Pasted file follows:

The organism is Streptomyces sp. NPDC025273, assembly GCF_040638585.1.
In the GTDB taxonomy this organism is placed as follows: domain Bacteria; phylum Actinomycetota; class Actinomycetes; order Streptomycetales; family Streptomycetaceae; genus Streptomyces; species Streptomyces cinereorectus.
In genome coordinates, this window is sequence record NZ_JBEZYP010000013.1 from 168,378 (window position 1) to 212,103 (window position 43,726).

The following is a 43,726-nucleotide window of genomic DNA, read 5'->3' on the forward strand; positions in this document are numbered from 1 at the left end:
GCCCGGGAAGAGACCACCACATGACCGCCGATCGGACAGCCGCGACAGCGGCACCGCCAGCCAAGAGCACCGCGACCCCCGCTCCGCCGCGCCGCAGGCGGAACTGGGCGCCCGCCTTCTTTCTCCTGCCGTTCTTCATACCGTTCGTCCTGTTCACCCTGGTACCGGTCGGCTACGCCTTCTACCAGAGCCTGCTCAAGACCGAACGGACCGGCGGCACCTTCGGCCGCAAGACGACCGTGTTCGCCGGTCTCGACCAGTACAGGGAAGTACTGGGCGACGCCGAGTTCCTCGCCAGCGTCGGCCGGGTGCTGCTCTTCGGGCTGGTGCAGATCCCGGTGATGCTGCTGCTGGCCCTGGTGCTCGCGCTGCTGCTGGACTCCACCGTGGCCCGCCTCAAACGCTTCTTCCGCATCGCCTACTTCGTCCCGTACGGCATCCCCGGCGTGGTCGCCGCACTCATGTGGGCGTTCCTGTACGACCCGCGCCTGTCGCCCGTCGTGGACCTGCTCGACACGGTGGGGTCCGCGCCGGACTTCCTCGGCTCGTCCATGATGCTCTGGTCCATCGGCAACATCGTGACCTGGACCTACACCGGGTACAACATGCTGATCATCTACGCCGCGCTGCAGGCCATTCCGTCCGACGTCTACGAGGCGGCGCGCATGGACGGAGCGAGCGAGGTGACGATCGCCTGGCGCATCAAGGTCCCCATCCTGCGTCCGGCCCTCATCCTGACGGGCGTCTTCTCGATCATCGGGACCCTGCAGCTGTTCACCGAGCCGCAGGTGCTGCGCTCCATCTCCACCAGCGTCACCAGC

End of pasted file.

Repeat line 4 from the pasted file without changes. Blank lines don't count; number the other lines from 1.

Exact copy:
The following is a 43,726-nucleotide window of genomic DNA, read 5'->3' on the forward strand; positions in this document are numbered from 1 at the left end: